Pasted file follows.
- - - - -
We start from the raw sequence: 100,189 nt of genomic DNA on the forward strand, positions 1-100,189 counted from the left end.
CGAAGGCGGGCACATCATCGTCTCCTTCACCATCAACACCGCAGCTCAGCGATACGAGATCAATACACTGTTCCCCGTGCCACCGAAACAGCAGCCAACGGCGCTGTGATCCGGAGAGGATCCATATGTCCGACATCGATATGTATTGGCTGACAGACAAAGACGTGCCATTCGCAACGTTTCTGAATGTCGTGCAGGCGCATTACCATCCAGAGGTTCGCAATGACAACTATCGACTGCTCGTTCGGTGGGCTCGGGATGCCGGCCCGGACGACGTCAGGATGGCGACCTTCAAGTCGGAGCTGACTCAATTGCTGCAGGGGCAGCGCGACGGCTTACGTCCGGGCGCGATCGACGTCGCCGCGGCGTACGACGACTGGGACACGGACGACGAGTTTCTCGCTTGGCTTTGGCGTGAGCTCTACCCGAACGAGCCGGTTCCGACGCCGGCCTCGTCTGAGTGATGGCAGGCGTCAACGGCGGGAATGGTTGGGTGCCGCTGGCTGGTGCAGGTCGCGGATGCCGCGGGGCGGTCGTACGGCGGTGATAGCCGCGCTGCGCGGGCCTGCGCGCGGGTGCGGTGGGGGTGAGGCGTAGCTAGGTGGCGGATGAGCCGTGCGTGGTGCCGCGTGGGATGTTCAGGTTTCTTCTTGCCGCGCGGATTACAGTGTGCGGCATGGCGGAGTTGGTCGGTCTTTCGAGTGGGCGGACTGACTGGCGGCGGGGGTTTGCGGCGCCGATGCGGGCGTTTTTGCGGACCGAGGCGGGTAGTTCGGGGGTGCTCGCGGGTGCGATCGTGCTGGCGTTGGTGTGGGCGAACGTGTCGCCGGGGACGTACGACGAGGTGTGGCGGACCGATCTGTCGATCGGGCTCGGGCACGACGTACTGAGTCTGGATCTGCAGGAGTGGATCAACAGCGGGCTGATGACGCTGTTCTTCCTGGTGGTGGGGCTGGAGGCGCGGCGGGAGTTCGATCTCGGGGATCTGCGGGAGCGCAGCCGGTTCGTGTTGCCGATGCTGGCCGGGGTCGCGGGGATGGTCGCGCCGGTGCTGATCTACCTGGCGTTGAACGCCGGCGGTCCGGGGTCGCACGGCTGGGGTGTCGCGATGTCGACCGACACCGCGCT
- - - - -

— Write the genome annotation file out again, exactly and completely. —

We start from the raw sequence: 100,189 nt of genomic DNA on the forward strand, positions 1-100,189 counted from the left end.
CGAAGGCGGGCACATCATCGTCTCCTTCACCATCAACACCGCAGCTCAGCGATACGAGATCAATACACTGTTCCCCGTGCCACCGAAACAGCAGCCAACGGCGCTGTGATCCGGAGAGGATCCATATGTCCGACATCGATATGTATTGGCTGACAGACAAAGACGTGCCATTCGCAACGTTTCTGAATGTCGTGCAGGCGCATTACCATCCAGAGGTTCGCAATGACAACTATCGACTGCTCGTTCGGTGGGCTCGGGATGCCGGCCCGGACGACGTCAGGATGGCGACCTTCAAGTCGGAGCTGACTCAATTGCTGCAGGGGCAGCGCGACGGCTTACGTCCGGGCGCGATCGACGTCGCCGCGGCGTACGACGACTGGGACACGGACGACGAGTTTCTCGCTTGGCTTTGGCGTGAGCTCTACCCGAACGAGCCGGTTCCGACGCCGGCCTCGTCTGAGTGATGGCAGGCGTCAACGGCGGGAATGGTTGGGTGCCGCTGGCTGGTGCAGGTCGCGGATGCCGCGGGGCGGTCGTACGGCGGTGATAGCCGCGCTGCGCGGGCCTGCGCGCGGGTGCGGTGGGGGTGAGGCGTAGCTAGGTGGCGGATGAGCCGTGCGTGGTGCCGCGTGGGATGTTCAGGTTTCTTCTTGCCGCGCGGATTACAGTGTGCGGCATGGCGGAGTTGGTCGGTCTTTCGAGTGGGCGGACTGACTGGCGGCGGGGGTTTGCGGCGCCGATGCGGGCGTTTTTGCGGACCGAGGCGGGTAGTTCGGGGGTGCTCGCGGGTGCGATCGTGCTGGCGTTGGTGTGGGCGAACGTGTCGCCGGGGACGTACGACGAGGTGTGGCGGACCGATCTGTCGATCGGGCTCGGGCACGACGTACTGAGTCTGGATCTGCAGGAGTGGATCAACAGCGGGCTGATGACGCTGTTCTTCCTGGTGGTGGGGCTGGAGGCGCGGCGGGAGTTCGATCTCGGGGATCTGCGGGAGCGCAGCCGGTTCGTGTTGCCGATGCTGGCCGGGGTCGCGGGGATGGTCGCGCCGGTGCTGATCTACCTGGCGTTGAACGCCGGCGGTCCGGGGTCGCACGGCTGGGGTGTCGCGATGTCGACCGACACCGCGCT